The Complainant submits that it was the Respondent's intention to take unfair advantage of the Complainant's trademark at the time the Respondent acquired the disputed domain name and that the disputed domain name continues to represent an "instrument of fraud" in the hands of the Respondent.
The Panel deems the Respondent's email to the Center dated March 20, 2017 to constitute its formal Response in this administrative proceeding.
The Respondent submits that he was not aware of the Complainant's business when he registered the disputed domain name. The Respondent states that his reason for the choice of the disputed domain name was that he was expanding his business from dinosaurs to offer multiple creatures and the name was appropriate to that rebranding. The Respondent states that the disputed domain name was shown as available upon a "quick domain search" and that he purchased it on that basis.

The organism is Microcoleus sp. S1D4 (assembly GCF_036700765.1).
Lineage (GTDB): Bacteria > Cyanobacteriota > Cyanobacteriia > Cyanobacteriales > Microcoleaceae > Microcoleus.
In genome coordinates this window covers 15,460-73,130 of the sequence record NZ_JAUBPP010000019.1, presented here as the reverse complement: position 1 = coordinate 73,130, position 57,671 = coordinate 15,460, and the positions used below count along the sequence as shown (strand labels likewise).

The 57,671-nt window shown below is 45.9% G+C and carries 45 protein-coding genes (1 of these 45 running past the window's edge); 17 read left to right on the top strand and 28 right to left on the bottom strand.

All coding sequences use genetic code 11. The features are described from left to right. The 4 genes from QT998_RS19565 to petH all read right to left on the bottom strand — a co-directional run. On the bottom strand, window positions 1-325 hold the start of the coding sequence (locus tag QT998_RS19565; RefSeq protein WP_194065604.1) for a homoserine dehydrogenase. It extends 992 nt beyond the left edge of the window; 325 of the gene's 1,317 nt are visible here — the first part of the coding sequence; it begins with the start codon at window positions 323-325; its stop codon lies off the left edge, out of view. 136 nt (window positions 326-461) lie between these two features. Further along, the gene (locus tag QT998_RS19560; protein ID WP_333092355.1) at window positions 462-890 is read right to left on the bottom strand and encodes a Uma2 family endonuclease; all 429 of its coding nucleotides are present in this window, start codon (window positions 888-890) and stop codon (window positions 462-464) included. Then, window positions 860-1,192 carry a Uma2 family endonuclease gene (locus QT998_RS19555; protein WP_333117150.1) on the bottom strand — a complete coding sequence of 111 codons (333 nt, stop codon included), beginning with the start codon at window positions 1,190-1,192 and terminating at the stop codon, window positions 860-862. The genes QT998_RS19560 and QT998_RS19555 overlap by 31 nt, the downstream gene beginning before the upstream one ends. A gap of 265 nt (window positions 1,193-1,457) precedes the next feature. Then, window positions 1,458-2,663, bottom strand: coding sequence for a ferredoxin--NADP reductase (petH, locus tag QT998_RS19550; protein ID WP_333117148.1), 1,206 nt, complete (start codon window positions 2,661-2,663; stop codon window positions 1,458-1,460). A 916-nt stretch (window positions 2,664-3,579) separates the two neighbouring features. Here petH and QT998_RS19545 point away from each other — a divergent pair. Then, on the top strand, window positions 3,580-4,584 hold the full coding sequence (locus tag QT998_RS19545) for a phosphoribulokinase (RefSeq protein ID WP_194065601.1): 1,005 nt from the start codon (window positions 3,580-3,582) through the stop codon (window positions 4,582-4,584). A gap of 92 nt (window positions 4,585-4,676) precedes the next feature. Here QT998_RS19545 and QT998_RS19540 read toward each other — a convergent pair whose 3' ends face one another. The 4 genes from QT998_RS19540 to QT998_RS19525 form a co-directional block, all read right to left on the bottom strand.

The Respondent states that he did not become aware of the Complainant's business until the Complainant approached him in connection with the trade show referred to above. The Respondent states that, as a result of that approach, he rebranded again at great cost to himself in order to ensure that there was no possibility of further confusion.
The Respondent also submits that Parties' respective business are entirely different, in that the Respondent offers dinosaurs and other creatures for hire while the Complainant organizes Christmas and other parties.
The Respondent states that he retained the disputed domain name in order to pick up clients emailing the Respondent on that domain name. The Respondent submits that it has clearly identified the rebranding upon the web page linked to the disputed domain name and that the page redirects Internet users accordingly.
The Respondent denies having acted improperly or in bad faith and states that the Complainant is attempting to bully and harass him. The Respondent states that the Complainant does not have a trademark reflected by the disputed domain name and that the disputed domain name was freely available for registration.
The Respondent states that it is happy to negotiate a sale of the disputed domain name to the Complainant "at a fair price reflective of its value".
6. Discussion and Findings